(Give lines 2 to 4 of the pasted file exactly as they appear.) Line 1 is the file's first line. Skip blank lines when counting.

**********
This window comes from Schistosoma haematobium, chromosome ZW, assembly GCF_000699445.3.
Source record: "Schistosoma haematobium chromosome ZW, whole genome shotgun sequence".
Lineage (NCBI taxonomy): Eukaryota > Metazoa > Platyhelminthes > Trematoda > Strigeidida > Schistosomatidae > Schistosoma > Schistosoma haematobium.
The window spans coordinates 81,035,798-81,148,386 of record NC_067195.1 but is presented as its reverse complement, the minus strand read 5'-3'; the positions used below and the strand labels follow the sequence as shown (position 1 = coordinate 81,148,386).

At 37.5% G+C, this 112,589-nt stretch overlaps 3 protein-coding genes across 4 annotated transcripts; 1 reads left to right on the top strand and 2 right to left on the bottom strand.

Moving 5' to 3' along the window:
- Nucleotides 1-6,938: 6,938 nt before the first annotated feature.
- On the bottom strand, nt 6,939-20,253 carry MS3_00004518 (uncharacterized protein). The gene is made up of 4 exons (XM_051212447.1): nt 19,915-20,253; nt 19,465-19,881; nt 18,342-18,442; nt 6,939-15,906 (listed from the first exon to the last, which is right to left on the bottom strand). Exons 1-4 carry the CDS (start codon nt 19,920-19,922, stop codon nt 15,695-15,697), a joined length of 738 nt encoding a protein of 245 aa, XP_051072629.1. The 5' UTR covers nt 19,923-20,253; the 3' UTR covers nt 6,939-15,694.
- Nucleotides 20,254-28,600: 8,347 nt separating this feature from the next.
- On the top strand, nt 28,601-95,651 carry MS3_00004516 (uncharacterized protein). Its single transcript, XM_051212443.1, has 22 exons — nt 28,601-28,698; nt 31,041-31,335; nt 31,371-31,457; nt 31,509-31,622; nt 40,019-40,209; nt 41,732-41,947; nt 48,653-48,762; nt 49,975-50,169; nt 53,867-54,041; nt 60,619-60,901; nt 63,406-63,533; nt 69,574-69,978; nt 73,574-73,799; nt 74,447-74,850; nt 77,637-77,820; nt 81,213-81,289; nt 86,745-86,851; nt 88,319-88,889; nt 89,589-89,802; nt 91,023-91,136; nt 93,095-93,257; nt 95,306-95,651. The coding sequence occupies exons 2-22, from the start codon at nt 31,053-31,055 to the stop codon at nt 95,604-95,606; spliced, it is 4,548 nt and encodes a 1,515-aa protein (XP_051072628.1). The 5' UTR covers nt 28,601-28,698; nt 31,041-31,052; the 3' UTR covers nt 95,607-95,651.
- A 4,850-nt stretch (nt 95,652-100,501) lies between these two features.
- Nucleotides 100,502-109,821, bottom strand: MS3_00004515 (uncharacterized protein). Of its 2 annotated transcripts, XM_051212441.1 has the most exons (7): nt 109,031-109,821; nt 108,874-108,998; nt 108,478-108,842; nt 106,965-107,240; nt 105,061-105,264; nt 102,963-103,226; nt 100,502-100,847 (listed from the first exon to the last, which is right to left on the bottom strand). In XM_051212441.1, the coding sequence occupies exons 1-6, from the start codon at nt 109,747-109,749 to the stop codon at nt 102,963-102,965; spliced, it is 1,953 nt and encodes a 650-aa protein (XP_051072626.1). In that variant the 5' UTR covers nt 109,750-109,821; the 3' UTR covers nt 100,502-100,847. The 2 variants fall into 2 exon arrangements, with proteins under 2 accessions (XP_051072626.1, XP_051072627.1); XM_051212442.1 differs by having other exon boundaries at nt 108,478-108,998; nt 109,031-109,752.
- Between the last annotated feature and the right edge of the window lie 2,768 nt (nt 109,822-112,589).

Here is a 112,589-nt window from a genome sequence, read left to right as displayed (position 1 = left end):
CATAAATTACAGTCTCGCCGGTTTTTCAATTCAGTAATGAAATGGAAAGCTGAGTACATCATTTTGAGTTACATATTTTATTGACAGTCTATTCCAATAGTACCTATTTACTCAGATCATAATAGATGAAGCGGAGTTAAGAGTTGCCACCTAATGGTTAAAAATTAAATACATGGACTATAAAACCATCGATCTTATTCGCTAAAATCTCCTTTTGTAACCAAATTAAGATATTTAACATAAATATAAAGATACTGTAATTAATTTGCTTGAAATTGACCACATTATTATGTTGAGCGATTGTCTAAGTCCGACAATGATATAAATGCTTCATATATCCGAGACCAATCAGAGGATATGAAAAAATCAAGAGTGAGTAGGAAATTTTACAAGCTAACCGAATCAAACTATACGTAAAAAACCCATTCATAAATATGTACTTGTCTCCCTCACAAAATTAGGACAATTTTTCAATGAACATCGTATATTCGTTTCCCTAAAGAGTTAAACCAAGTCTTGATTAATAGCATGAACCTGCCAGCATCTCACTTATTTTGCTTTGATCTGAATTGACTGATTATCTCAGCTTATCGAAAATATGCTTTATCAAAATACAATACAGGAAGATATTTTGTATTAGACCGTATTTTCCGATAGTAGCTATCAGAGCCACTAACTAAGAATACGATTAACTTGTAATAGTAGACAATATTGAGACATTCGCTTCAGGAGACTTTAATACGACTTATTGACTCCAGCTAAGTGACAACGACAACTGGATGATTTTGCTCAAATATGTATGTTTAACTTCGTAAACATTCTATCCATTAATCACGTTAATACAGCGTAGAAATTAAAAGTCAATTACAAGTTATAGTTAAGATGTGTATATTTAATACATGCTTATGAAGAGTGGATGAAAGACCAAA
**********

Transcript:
Source record: "Schistosoma haematobium chromosome ZW, whole genome shotgun sequence".
Lineage (NCBI taxonomy): Eukaryota > Metazoa > Platyhelminthes > Trematoda > Strigeidida > Schistosomatidae > Schistosoma > Schistosoma haematobium.
The window spans coordinates 81,035,798-81,148,386 of record NC_067195.1 but is presented as its reverse complement, the minus strand read 5'-3'; the positions used below and the strand labels follow the sequence as shown (position 1 = coordinate 81,148,386).